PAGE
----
As I am sometimes wont to do, I have been hiding under my rock lately.
Jes and I are still settling in here in New England, and I am still adjusting to my new job. It's looking more and more like Spring, and the shop is getting busier. I'm definitely glad I had a few months to get used to the place before the riding season hit, because if the last few weeks are any indication, it's gonna get really nuts soon.
Strangely, working at a Vespa / Motorcycle dealer has increased my self-censorship on scooter blogging. I really expected the opposite. But I'm discovering huge aspects of the culture (particularly pertaining to motorcycles) of which I am pretty ignorant. This experience has caused me to shut-up and listen at work, and I guess that is carrying over to blogging. It has also inspired some thinking about the differences and similarities of scooterists and motorcyclists, but I'm still fine tuning those thoughts, so you can look forward to them at some point in the future.
Sadly, Quell, the Steampunk Vespa, has been stuck in the stable for several months. His plates expired in November, and he needs to be registered and insured here in CT. Since Jes and I are still recovering from our moving expenses, and the last months haven't been amenable to riding what with the snow, and ice and sand and salt, getting the trusty steed legal hasn't been a top priority.
Also, when I was putting Quell away for his long Winter's nap, a couple months ago, he had a slight mishap. His center stand has always been a touch woppy-jawed, and the floor of his shed being uneven hard-packed dirt, he fell over into a wrought-iron plant stand. It was basically a minor mishap, but the front brake lever broke off, and the right-hand mirror was destroyed.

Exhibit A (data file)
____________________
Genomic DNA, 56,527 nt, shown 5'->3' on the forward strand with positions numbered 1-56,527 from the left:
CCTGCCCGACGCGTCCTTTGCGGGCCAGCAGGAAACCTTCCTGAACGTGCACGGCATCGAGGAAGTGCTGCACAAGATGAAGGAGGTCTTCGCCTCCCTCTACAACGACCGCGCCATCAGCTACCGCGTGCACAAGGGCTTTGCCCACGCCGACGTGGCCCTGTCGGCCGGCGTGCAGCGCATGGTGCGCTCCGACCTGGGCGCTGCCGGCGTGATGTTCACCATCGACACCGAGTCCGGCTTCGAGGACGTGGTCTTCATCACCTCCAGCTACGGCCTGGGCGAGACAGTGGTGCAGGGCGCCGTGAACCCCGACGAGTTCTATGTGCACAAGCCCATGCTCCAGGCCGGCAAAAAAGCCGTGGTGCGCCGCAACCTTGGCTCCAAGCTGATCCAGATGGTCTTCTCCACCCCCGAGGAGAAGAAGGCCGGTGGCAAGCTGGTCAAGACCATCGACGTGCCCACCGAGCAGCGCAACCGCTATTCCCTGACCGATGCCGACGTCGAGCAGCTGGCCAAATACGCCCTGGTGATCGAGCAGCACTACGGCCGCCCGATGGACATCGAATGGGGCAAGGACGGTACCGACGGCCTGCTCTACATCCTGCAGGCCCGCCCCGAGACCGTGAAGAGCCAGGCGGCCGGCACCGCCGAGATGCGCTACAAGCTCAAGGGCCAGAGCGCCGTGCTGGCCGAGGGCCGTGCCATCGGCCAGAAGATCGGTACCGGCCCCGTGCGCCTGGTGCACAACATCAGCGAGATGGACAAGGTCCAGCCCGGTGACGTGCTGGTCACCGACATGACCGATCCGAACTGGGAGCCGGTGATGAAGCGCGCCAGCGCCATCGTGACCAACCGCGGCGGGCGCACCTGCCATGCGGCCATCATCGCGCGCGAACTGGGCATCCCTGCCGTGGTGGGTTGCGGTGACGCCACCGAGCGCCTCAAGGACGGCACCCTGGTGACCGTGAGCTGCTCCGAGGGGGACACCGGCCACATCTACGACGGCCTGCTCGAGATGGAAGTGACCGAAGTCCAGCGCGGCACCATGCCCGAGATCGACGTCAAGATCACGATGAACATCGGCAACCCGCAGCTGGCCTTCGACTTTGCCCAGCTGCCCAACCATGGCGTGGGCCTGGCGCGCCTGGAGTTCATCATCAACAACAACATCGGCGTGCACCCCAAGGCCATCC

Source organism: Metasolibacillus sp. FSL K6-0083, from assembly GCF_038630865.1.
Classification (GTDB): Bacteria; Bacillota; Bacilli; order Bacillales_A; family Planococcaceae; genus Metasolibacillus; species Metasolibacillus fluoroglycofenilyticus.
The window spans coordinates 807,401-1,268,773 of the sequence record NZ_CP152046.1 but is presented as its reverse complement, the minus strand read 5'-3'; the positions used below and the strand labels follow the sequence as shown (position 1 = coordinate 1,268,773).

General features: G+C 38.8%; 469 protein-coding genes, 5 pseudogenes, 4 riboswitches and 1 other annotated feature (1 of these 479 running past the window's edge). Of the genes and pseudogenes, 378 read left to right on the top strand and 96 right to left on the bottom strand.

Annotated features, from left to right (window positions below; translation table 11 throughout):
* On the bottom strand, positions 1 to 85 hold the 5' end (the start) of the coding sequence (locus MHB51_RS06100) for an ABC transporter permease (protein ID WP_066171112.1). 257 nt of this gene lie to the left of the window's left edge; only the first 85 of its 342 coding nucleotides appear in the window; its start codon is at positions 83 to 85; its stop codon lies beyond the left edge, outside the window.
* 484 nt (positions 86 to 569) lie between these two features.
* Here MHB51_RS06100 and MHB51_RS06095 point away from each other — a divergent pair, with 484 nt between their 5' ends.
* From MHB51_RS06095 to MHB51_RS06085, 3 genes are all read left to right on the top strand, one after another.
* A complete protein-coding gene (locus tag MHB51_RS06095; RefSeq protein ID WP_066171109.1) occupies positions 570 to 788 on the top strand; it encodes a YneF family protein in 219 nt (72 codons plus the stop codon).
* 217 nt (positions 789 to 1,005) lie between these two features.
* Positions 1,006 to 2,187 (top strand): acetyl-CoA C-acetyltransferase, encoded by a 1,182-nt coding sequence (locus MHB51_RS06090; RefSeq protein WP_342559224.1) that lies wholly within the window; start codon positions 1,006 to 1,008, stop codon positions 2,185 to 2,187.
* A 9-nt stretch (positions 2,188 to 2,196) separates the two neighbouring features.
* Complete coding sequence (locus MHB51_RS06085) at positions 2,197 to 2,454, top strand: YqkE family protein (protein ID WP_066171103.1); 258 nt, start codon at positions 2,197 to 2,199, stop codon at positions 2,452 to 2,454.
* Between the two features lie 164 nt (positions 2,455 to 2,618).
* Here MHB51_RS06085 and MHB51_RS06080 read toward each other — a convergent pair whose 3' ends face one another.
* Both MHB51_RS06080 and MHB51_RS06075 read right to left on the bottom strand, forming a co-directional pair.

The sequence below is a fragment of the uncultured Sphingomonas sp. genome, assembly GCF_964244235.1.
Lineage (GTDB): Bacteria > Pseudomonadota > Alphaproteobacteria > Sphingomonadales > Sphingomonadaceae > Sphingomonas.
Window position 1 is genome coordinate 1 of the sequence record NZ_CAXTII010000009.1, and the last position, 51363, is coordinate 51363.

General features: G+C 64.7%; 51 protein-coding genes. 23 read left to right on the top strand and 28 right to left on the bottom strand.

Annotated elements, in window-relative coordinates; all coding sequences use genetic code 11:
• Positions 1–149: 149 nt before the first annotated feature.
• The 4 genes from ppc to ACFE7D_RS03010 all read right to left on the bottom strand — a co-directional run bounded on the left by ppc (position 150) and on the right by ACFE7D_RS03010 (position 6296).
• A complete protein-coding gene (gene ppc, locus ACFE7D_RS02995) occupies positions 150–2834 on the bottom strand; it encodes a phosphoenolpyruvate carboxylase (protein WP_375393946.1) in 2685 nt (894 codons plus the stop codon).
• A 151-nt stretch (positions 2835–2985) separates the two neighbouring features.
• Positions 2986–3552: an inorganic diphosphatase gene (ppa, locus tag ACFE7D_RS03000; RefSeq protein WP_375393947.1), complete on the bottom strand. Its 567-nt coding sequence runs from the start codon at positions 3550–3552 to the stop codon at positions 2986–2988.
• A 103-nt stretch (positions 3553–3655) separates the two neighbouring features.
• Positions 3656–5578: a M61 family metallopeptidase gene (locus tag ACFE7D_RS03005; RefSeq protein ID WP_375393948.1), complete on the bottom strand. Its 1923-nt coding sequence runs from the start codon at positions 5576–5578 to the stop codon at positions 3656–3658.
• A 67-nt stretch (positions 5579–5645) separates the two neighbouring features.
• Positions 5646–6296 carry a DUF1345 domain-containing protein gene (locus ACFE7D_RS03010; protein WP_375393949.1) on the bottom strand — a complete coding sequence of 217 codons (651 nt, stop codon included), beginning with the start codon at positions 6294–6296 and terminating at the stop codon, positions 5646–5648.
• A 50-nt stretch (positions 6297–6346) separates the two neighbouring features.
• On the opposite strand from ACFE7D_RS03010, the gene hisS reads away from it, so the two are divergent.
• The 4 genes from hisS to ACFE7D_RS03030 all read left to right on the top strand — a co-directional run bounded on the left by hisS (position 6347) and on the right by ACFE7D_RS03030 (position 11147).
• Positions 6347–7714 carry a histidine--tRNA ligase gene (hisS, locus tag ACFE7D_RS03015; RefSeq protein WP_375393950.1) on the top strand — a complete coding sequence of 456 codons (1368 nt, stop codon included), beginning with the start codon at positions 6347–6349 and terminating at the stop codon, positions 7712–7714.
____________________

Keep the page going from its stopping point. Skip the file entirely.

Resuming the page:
So, as yesterday was one of the first temperate Spring days I've had off, I spent it installing an after-market reinforced center-stand, and new black control levers. These were both mods that I'd been wanting to do since I'd gotten the P, so no harm done. Except bolting on the new center-stand was much more of a pain-in-the-ass than I'd expected.
I also removed the cowls, fairing, and top case for some more painting. But more about that as it progresses. I haven't replaced the mirror yet, it was a strange 70s aftermarket design that I've not been able to locate, and I haven't quite found the perfect replacement. I'm hoping for something rectangular with black stems, as I have almost completely eliminated chrome from the scoot. All-in-all it was a good day, as wrenching and tinkering on the scoot is a close second to actually riding.
Speaking of tinkering, Jes recently brought home a couple hand-me-down laptops, which just needed a little love to become productive and useful members of our household. One is currently acting as Jes's sleepytime DVD player, and solitaire machine, after having its OS reinstalled. The other I'd set up with pdfs of 1st edition AD&D rulebooks, and a few DOS DM tools... before it had a very final crash. I don't think the harddrive is really dead, it hasn't made any of those horrible grinding noises which make a geek's heart sink faster than hearing, "I just want to be friends." But there is some proprietary weirdness going on somewhere between the BIOS, CMOS chip, and HDD. I've been running it through some low-level disk utilities, with the hope that I can get the factory restore disks to recognize the HDD, or at least load Ubuntu on it.
More on that as it happens, but I do want to recommend the amazing Universal Boot CD. It's a great collection of freeware and shareware utilities on a burnable, bootable disk image. If you can get your sick PC to boot from a CD, you can run a metric shizzle-ton of diagnostic and repair programs. Only they may take awhile. I've been running a low-level disc scan for three days now...